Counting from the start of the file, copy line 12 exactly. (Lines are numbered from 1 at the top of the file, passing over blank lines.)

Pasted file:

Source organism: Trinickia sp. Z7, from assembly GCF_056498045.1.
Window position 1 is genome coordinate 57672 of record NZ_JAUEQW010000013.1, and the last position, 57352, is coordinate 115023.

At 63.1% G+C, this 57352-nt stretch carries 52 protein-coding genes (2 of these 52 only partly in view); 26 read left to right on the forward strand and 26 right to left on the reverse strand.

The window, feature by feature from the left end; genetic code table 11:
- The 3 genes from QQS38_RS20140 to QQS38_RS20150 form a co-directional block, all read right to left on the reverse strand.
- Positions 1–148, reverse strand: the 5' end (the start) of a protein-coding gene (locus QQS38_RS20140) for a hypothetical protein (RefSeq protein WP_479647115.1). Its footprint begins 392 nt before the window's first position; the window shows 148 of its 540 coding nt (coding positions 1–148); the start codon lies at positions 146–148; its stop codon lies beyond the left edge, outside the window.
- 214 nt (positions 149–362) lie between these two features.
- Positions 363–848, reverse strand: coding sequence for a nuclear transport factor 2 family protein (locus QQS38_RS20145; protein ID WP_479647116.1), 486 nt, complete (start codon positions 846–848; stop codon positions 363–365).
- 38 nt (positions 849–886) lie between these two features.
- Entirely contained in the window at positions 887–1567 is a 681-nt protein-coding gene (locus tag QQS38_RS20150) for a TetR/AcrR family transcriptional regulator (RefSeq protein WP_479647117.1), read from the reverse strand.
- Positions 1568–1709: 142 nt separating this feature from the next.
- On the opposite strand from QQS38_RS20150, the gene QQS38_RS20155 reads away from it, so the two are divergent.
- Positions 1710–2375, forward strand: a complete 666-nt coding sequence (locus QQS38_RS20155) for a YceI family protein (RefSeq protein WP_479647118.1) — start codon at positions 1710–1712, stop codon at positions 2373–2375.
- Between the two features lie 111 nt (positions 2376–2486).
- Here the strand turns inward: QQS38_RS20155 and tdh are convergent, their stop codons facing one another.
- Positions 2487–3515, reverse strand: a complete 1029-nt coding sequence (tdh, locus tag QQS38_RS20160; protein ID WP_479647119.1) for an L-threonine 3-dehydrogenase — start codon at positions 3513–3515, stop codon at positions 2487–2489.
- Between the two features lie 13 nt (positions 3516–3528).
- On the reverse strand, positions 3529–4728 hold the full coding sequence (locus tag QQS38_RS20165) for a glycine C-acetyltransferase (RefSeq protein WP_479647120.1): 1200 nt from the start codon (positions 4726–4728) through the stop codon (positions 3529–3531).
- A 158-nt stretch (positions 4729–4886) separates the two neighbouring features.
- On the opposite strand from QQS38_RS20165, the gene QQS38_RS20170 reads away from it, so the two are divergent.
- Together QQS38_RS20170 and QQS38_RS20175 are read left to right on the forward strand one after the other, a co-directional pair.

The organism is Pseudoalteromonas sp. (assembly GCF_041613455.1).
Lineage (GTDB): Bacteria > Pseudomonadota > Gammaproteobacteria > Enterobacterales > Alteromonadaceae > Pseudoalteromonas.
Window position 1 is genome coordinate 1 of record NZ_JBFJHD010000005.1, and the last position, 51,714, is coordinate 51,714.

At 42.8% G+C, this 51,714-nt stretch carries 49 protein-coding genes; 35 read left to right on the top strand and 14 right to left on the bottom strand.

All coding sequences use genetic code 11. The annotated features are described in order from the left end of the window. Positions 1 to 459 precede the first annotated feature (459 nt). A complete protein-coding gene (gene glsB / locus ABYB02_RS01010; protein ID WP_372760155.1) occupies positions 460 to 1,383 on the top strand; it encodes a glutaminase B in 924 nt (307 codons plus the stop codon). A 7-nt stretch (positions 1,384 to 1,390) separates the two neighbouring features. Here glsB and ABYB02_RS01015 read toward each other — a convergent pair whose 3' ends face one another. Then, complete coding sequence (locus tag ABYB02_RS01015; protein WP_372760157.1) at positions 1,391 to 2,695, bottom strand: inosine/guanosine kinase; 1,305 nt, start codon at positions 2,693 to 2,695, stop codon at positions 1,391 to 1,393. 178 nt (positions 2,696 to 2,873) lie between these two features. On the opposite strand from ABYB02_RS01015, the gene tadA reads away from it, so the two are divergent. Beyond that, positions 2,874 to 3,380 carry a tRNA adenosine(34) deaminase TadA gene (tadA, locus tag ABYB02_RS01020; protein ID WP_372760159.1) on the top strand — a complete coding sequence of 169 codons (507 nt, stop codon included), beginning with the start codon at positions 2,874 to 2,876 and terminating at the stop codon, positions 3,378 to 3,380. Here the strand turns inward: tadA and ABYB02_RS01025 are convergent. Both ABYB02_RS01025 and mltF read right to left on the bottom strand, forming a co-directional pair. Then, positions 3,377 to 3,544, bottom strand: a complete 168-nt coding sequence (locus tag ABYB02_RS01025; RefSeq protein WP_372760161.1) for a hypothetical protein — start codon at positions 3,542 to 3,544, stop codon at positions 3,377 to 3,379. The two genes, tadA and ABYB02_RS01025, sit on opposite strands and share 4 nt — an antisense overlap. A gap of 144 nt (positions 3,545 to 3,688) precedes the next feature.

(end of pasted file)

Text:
- On the opposite strand from QQS38_RS20150, the gene QQS38_RS20155 reads away from it, so the two are divergent.